As you can see ‘ER General’ Says $976. Let’s say your insurance will cover half of it. You still will need to pay about 500$. Also, let me remind you, monthly insurance payments vary but they can go from 150$ to 500$ a month. So, please do not get sick in the US.

Dentists are also another story. These numbers are taken from the website: http://www.phoenixendodontist.com/blog/root-canal-cost-vs-cost-of-implant

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The most pricey ones are implants, as you all know. So, let’s look at this comparison:

Dental-Implant-Cost-by-Country1

As you can see, there is a huge gap between the medical costs in the US and in other countries. One might argue that the equipment used is the highest technology and that is why the costs are high. Although I believe this is partly true, there is also the fact that hospitals are trying to find ways to get more of your money. If you are rich, you get the best treatment. If you are poor, you might get a below average treatment and we don’t care if you die in 10 years. I’m not talking about doctors or nurses here, I’m talking about the health system. Insurance is also such a complicated issue that (deductibles, in network versus out of network, HMO PDO plans, etc) I still have many questions and confusions even after 6 years I spent here.

BE AWARE OF SCAMS

When you are looking for a room to rent or a car to buy, be aware of scams. They will try to get your money or credit card information by sending genuine-looking emails. Especially with Craigslist, you have to be extra careful. One of the ways you can understand if the email is scam or not, scam ones tend to have too many personal details or many grammar or spelling mistakes. Let’s look at this example:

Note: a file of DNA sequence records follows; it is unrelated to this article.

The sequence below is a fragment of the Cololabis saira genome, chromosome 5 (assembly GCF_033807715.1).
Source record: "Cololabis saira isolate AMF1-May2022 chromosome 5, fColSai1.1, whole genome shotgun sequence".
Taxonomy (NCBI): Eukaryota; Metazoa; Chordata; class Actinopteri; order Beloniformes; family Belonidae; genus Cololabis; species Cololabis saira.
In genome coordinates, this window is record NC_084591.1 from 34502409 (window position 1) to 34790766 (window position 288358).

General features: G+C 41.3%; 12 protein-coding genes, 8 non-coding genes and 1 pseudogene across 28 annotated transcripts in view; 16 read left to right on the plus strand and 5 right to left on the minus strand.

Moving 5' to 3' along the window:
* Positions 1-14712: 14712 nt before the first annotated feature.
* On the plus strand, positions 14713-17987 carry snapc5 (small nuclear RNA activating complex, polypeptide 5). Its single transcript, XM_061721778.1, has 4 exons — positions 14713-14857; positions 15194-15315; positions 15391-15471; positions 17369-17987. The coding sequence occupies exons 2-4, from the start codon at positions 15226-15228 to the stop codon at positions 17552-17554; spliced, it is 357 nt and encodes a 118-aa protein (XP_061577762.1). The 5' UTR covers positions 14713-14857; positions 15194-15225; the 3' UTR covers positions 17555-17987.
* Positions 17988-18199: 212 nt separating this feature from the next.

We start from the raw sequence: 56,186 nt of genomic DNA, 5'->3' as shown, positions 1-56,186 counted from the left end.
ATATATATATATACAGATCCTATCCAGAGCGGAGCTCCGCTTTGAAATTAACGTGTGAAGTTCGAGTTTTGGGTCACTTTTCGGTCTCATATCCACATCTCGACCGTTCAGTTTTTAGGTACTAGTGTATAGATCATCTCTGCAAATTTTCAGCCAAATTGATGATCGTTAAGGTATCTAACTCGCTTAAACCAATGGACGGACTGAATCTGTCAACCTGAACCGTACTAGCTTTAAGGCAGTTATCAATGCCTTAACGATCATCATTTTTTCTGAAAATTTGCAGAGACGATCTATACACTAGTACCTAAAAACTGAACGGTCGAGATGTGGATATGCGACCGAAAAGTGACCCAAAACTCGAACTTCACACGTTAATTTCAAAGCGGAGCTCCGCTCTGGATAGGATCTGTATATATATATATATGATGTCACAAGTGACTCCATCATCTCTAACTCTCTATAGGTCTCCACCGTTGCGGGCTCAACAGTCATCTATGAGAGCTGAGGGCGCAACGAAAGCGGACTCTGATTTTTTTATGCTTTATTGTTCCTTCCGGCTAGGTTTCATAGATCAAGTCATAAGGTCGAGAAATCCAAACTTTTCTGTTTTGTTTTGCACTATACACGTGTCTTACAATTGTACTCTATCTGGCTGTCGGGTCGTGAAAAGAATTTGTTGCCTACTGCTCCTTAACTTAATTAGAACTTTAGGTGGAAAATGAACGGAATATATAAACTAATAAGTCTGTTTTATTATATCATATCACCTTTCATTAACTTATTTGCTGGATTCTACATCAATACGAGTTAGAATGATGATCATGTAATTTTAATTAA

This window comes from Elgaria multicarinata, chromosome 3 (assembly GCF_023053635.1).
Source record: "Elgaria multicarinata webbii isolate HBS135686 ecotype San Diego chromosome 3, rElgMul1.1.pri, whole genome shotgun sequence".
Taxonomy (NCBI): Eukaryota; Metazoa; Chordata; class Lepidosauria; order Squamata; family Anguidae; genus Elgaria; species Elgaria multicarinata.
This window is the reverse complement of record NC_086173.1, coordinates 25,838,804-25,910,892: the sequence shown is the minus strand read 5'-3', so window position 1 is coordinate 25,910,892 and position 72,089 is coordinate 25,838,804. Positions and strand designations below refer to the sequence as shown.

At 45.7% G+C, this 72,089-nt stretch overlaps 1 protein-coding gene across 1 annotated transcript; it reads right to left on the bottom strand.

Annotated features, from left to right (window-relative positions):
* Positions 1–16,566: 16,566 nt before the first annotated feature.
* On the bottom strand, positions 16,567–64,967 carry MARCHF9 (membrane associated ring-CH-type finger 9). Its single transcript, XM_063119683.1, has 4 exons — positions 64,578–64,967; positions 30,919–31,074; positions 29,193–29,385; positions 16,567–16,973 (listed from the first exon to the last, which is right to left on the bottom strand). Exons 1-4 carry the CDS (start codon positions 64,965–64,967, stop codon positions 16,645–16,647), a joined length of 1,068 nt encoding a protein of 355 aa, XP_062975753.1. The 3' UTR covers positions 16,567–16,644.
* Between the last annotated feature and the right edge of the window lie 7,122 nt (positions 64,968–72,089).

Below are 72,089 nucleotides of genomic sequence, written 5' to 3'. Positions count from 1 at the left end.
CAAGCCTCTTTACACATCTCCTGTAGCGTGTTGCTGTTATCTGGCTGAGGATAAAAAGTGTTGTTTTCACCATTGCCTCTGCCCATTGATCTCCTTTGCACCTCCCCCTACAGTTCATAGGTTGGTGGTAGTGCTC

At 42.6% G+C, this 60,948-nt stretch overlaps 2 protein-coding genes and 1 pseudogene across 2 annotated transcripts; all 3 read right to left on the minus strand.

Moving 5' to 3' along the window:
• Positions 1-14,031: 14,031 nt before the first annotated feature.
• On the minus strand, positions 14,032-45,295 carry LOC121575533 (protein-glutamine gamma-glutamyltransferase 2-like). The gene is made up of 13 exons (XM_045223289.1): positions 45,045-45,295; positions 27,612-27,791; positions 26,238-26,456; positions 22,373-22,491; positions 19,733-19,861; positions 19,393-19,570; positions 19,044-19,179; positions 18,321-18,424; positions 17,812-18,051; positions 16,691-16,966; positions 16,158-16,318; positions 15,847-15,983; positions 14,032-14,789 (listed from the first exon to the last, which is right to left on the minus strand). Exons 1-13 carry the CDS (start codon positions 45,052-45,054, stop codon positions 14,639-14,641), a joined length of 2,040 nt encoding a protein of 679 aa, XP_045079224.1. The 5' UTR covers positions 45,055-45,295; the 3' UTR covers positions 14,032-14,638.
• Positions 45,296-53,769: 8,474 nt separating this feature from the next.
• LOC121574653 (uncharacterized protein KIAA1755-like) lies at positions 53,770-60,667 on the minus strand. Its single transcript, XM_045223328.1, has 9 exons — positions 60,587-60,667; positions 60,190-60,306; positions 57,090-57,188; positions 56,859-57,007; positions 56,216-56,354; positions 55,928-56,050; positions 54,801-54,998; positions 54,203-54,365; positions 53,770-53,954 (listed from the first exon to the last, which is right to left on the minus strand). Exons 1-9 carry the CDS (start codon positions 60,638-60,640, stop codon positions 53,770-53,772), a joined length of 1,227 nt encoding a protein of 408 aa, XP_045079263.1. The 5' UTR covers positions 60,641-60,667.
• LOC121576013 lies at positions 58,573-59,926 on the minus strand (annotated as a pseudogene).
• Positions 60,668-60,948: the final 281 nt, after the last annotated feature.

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As you can see from this email, the person is in Alabama and he will ‘mail’ the keys to them once the buyer sends the security payment. Do not fall for this, my friends. No realtor, no landlord will ask for your money without meeting face to face. They would NEVER mail you the keys, either. Look at all the grammar mistakes he made! Especially in the last paragraph: “My job factor” “very saddened (without ‘I am’)” “very perfect (no native will say this)” “you meet up with application process?? (haha application process is a person’s name I guess)” “my keys will be mail to you (Wrong passive voice usage)” and nobody will use “God” in their ads. This is also a big red flag.

Another thing that you should be careful about is the phone calls you will get while in the US. I remember one time a person called me and said they were from “Credit Card Protection Services” and my card needed to be protected. They had a jingle and everything when they put me on hold. They sounded real! But then he insisted on learning my credit card number. I was trying to be polite but at that moment I understood that they were just a scam.